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  1. Free, publicly-accessible full text available August 18, 2024
  2. Over the past several decades, forests worldwide have experienced increases in biotic disturbances caused by insects and plant pathogens – a trend that is expected to continue with climate warming. Whereas the causes and effects of individual biotic disturbances are well studied, spatiotemporal interactions among multiple biotic disturbances are less so, despite their importance to ecosystem function and resilience. Here, we highlight an emerging phenomenon of “hotspots” of biotic disturbances (that is, two or more biotic disturbances that overlap in space and time), documenting trends in recent decades in temperate conifer forests of the western US. We also explore potential mechanisms behind and effects of biotic disturbance hotspots, with particular focus on how altered post‐disturbance recovery (successional pathways) can have profound consequences for ecosystem resilience and biodiversity conservation. Finally, we propose research directions that can elucidate drivers of biotic disturbance hotspots and their ecological effects at various spatial scales, and provide insight into this new knowledge frontier.

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    Free, publicly-accessible full text available October 1, 2024
  3. Free, publicly-accessible full text available July 24, 2024
  4. Free, publicly-accessible full text available June 1, 2024
  5. Variable temperature electron paramagnetic resonance (VT-EPR) was used to investigate the role of the environment and oxidation states of several coordinated Eu compounds. We find that while Eu(III) chelating complexes are diamagnetic, simple chemical reduction results in the formation of paramagnetic species. In agreement with the distorted D3h symmetry of Eu molecular complexes investigated in this study, the EPR spectrum of reduced complexes showed axially symmetric signals (g⊥ = 2.001 and g∥ = 1.994) that were successfully simulated with two Eu isotopes with nuclear spin 5/2 (151Eu and 153Eu with 48% and 52% natural abundance, respectively) and nuclear g-factors 151Eu/153Eu = 2.27. Illumination of water-soluble complex Eu(dipic)3 at 4 K led to the ligand-to-metal charge transfer (LMCT) that resulted in the formation of Eu(II) in a rhombic environment (gx = 2.006, gy = 1.995, gz = 1.988). The existence of LMCT affects the luminescence of Eu(dipic)3, and pre-reduction of the complex to Eu(II)(dipic)3 reversibly reduces red luminescence with the appearance of a weak CT blue luminescence. Furthermore, encapsulation of a large portion of the dipic ligand with Cucurbit[7]uril, a pumpkin-shaped macrocycle, inhibited ligand-to-metal charge transfer, preventing the formation of Eu(II) upon illumination.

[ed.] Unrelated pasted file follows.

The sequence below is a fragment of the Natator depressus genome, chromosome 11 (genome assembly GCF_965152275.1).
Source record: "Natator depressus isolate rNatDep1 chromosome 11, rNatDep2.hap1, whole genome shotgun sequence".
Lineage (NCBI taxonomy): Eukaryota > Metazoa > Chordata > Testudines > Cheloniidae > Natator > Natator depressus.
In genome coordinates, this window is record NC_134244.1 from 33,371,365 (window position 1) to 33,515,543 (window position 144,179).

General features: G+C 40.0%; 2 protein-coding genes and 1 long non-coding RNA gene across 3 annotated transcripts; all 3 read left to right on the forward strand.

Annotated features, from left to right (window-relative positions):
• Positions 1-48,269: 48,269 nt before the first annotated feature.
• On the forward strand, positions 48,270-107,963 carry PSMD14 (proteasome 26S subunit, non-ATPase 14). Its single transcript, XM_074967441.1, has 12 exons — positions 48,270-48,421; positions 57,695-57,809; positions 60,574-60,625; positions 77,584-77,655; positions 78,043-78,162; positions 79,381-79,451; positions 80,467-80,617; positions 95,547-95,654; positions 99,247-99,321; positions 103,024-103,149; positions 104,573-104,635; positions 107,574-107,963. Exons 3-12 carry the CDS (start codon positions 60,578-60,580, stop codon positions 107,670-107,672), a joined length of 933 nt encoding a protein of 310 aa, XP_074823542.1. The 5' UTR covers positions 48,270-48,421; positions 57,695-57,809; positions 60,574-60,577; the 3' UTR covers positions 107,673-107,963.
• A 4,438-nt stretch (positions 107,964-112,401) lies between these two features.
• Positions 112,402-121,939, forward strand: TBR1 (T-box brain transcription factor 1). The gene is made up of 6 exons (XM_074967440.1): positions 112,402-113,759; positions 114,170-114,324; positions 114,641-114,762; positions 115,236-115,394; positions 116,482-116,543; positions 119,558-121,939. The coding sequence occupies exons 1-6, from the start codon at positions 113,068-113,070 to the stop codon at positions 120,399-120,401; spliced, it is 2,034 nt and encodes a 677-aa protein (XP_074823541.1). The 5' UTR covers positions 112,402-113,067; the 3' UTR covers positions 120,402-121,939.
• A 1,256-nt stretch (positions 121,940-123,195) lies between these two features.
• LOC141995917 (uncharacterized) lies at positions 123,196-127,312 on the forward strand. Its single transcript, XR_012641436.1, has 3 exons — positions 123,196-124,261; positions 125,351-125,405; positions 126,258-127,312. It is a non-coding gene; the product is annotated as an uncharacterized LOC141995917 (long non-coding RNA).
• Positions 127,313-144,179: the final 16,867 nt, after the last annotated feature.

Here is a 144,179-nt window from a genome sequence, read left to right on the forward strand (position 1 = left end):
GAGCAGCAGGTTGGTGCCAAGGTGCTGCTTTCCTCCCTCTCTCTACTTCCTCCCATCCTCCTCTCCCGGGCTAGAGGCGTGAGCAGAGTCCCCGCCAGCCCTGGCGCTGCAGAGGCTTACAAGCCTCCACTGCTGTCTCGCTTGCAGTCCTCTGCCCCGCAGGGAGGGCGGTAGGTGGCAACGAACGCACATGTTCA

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    Free, publicly-accessible full text available August 14, 2024
  6. Free, publicly-accessible full text available July 5, 2024
  7. Free, publicly-accessible full text available August 1, 2024
  8. Abstract

    Atmospheric gravity waves (GWs) span a broad range of length scales. As a result, the un‐resolved and under‐resolved GWs have to be represented using a sub‐grid scale (SGS) parameterization in general circulation models (GCMs). In recent years, machine learning (ML) techniques have emerged as novel methods for SGS modeling of climate processes. In the widely used approach of supervised (offline) learning, the true representation of the SGS terms have to be properly extracted from high‐fidelity data (e.g., GW‐resolving simulations). However, this is a non‐trivial task, and the quality of the ML‐based parameterization significantly hinges on the quality of these SGS terms. Here, we compare three methods to extract 3D GW fluxes and the resulting drag (Gravity Wave Drag [GWD]) from high‐resolution simulations: Helmholtz decomposition, and spatial filtering to compute the Reynolds stress and the full SGS stress. In addition to previous studies that focused only on vertical fluxes by GWs, we also quantify the SGS GWD due to lateral momentum fluxes. We build and utilize a library of tropical high‐resolution (Δx = 3 km) simulations using weather research and forecasting model. Results show that the SGS lateral momentum fluxes could have a significant contribution to the total GWD. Moreover, when estimating GWD due to lateral effects, interactions between the SGS and the resolved large‐scale flow need to be considered. The sensitivity of the results to different filter type and length scale (dependent on GCM resolution) is also explored to inform the scale‐awareness in the development of data‐driven parameterizations.

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    Free, publicly-accessible full text available May 1, 2024
  9. Oxirene was prepared and stabilized in matrices through resonant energy transfer prior to identification in the gas phase. 
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    Free, publicly-accessible full text available March 10, 2024